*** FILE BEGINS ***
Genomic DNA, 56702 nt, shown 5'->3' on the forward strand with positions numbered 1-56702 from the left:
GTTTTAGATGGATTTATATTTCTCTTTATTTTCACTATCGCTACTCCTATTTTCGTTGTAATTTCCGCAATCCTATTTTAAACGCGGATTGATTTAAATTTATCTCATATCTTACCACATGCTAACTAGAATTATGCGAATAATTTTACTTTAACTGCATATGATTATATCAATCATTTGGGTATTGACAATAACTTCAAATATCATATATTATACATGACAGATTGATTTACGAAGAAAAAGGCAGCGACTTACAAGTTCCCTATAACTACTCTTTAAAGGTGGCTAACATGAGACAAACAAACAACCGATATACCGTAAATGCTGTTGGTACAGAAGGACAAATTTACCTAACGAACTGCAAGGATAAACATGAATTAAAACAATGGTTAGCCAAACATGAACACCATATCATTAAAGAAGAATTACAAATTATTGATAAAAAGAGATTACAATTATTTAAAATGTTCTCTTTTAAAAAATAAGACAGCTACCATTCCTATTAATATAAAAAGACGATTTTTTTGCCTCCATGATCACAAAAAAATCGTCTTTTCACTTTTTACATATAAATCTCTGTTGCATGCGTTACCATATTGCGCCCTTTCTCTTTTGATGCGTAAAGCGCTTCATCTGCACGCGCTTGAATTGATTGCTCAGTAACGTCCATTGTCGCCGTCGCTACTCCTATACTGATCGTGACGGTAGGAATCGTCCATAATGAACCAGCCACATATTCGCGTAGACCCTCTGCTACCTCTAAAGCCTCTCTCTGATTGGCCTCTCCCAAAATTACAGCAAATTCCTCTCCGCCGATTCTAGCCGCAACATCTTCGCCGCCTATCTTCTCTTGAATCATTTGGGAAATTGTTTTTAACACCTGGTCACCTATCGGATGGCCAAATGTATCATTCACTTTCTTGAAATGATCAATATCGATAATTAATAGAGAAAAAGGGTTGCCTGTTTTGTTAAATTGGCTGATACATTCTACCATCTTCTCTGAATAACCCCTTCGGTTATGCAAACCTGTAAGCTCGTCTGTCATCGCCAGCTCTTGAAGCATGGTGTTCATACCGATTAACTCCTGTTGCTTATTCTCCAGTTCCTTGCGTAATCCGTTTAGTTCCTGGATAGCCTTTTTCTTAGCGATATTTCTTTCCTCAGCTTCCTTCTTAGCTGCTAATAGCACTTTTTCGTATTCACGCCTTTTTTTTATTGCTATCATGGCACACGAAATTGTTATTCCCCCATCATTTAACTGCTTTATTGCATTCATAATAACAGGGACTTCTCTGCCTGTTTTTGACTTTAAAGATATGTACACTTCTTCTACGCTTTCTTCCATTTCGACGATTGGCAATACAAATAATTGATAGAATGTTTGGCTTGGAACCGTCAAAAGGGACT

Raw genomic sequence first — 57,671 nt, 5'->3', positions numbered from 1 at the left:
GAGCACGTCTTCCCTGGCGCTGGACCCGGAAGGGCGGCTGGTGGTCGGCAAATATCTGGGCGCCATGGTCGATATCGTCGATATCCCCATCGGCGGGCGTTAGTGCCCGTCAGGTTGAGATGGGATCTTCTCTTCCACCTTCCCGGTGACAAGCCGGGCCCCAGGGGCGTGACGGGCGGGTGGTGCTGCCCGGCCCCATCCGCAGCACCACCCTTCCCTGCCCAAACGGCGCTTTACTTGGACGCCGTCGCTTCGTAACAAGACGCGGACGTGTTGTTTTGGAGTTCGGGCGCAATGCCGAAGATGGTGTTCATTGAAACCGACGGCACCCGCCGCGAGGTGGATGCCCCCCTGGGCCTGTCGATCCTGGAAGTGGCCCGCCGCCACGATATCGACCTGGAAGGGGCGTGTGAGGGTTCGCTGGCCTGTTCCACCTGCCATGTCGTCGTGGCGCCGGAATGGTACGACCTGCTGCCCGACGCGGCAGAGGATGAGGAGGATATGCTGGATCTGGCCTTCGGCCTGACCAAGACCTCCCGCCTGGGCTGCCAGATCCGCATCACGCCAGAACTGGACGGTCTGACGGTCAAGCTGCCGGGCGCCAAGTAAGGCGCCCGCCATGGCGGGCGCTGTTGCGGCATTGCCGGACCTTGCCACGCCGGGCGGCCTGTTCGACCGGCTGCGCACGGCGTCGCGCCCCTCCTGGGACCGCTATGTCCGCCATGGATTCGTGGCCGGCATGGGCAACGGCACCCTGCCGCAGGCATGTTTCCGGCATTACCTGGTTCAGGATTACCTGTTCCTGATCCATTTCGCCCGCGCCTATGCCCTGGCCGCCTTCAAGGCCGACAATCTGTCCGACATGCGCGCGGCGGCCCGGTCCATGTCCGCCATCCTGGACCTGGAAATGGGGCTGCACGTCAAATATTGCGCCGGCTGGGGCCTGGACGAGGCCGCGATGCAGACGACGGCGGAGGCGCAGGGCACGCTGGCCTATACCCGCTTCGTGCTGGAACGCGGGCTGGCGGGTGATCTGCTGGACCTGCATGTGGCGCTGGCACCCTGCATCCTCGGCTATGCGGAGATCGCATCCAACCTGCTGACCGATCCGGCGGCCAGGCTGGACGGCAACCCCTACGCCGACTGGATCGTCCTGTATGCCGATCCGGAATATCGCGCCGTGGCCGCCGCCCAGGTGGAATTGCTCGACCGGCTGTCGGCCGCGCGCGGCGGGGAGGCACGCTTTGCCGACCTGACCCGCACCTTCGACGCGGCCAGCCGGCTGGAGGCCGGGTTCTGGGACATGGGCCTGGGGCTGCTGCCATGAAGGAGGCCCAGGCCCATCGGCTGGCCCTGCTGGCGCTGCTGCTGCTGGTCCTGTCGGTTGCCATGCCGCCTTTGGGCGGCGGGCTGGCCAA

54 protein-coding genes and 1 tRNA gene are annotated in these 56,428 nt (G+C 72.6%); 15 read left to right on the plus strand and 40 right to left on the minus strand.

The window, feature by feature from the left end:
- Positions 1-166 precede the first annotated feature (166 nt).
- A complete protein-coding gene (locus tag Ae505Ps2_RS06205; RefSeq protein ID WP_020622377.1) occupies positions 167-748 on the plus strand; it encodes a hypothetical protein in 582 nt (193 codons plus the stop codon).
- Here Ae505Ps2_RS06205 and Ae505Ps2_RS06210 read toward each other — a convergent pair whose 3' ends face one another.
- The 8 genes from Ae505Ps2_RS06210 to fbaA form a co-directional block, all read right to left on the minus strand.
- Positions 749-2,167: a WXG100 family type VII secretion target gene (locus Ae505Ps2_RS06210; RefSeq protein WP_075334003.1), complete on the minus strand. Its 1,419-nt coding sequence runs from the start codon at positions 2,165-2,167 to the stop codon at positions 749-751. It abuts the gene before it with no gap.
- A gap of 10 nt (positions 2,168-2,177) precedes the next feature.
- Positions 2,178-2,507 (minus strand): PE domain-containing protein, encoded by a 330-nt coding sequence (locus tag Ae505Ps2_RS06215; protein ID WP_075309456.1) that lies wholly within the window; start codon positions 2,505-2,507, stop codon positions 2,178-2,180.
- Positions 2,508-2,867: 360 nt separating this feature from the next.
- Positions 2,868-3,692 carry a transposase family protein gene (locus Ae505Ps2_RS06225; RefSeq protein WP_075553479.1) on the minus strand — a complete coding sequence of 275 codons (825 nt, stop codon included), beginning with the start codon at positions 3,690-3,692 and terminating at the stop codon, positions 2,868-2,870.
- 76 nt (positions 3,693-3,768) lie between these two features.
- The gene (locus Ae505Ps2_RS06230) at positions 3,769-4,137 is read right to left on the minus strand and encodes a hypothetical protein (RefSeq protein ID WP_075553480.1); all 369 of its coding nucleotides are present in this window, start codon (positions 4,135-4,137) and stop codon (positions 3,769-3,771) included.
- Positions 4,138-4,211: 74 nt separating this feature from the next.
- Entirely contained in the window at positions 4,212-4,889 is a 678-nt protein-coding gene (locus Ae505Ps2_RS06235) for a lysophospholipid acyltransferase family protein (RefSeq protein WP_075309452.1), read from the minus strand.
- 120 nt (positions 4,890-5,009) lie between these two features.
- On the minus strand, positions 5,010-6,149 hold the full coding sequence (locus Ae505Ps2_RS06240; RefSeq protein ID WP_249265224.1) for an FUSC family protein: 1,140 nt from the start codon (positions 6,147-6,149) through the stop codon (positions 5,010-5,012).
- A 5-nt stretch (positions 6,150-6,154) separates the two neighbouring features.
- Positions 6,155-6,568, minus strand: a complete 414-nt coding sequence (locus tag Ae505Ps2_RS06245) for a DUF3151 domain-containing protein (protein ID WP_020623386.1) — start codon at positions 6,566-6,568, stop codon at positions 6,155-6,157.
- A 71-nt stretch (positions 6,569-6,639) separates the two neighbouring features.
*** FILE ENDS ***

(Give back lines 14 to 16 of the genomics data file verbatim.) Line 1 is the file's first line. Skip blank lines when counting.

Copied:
- Positions 2,508-2,867: 360 nt separating this feature from the next.
- Positions 2,868-3,692 carry a transposase family protein gene (locus Ae505Ps2_RS06225; RefSeq protein WP_075553479.1) on the minus strand — a complete coding sequence of 275 codons (825 nt, stop codon included), beginning with the start codon at positions 3,690-3,692 and terminating at the stop codon, positions 2,868-2,870.
- 76 nt (positions 3,693-3,768) lie between these two features.